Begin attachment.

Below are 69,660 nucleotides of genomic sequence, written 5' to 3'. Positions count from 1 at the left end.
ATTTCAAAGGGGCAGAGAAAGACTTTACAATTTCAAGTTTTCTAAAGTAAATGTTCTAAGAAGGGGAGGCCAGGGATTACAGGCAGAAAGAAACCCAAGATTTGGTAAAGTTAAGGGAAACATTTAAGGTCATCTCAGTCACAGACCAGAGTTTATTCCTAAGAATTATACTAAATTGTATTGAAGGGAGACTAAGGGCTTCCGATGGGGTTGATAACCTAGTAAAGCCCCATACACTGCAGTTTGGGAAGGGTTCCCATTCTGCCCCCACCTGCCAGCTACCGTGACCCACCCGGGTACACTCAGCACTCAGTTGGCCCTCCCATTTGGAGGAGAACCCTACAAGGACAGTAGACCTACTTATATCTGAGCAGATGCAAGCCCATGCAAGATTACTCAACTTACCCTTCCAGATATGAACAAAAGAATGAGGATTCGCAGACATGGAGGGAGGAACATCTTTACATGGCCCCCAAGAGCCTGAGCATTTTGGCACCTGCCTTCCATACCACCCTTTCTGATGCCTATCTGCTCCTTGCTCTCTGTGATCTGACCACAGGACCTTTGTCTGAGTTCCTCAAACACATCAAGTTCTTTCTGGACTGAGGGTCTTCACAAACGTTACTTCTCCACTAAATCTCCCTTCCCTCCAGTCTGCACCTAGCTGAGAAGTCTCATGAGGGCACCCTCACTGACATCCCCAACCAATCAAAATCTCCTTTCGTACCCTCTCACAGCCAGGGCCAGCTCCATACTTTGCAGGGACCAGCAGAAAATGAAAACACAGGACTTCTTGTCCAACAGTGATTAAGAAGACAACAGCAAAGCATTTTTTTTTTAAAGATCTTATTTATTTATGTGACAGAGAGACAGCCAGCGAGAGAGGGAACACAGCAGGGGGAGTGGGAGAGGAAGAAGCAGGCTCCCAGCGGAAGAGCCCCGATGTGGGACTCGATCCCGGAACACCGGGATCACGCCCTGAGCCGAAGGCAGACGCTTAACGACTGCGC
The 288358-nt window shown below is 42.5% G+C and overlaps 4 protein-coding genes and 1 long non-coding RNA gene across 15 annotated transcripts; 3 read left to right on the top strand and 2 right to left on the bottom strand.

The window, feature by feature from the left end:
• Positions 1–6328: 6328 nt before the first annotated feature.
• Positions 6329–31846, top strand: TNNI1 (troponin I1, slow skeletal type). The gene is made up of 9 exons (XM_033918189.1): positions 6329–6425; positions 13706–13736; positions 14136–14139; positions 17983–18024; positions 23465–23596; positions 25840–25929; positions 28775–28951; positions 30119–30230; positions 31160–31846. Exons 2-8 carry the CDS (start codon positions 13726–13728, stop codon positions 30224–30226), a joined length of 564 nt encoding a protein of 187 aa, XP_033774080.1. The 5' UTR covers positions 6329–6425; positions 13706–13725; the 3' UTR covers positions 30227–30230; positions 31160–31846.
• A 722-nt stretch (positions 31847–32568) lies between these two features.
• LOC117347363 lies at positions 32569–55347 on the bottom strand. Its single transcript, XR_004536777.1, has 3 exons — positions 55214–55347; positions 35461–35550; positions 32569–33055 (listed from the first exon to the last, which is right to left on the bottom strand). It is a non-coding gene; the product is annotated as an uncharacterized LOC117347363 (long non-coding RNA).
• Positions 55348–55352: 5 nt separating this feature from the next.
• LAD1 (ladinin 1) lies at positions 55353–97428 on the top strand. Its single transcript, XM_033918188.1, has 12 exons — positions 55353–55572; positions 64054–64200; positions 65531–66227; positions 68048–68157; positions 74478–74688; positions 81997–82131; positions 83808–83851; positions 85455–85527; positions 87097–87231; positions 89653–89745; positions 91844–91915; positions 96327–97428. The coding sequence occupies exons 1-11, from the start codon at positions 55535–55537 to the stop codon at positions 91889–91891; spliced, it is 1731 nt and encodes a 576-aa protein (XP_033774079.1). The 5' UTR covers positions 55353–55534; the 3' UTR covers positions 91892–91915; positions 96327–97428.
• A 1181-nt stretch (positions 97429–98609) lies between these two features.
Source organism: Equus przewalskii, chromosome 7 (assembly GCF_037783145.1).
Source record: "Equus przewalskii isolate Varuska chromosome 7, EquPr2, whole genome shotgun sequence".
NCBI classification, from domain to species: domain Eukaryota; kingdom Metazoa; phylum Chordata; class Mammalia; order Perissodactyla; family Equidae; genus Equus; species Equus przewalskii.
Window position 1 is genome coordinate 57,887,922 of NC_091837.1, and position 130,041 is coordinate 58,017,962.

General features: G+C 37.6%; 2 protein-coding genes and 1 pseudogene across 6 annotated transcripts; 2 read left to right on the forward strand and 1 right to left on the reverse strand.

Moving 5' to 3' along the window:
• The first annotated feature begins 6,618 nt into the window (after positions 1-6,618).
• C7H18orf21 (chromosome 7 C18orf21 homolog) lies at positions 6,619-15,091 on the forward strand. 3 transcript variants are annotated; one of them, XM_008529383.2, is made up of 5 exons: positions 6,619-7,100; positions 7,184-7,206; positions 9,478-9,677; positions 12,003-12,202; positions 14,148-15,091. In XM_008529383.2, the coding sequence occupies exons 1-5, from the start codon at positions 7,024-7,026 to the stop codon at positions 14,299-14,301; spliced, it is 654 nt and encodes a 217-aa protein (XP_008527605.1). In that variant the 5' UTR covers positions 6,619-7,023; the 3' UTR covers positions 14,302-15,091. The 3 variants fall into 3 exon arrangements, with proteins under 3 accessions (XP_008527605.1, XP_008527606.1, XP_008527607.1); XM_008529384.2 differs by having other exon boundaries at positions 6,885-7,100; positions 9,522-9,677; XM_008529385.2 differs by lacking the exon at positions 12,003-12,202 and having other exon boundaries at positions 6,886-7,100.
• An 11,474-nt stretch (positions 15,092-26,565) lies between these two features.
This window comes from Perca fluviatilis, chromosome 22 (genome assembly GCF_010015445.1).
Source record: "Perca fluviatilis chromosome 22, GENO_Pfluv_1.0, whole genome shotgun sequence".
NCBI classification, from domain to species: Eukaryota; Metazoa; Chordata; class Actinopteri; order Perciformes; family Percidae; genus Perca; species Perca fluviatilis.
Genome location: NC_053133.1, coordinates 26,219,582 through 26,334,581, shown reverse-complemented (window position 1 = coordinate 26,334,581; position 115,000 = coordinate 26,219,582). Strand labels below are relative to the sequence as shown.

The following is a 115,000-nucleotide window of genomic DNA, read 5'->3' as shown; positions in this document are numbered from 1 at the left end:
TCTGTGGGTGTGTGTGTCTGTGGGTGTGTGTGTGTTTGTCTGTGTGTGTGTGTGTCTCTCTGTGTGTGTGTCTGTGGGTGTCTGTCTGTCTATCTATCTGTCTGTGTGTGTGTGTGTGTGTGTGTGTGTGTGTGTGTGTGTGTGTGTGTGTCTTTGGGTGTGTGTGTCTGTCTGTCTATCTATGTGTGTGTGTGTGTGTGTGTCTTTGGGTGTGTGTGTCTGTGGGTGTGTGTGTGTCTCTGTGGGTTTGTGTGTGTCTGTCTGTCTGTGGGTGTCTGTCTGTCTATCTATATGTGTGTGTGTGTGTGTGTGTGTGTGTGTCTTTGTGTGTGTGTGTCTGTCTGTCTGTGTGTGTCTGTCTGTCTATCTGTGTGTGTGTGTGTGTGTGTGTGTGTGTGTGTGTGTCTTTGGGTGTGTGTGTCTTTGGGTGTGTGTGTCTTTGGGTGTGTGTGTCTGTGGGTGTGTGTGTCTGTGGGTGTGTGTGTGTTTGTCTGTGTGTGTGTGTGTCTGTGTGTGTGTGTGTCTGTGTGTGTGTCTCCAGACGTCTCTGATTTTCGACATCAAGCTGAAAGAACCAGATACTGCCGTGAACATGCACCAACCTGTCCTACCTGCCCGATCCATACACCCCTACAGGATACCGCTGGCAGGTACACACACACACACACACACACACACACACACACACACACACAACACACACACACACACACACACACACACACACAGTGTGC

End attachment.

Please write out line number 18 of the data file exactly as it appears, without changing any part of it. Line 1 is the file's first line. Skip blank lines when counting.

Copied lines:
• The first annotated feature begins 6,618 nt into the window (after positions 1-6,618).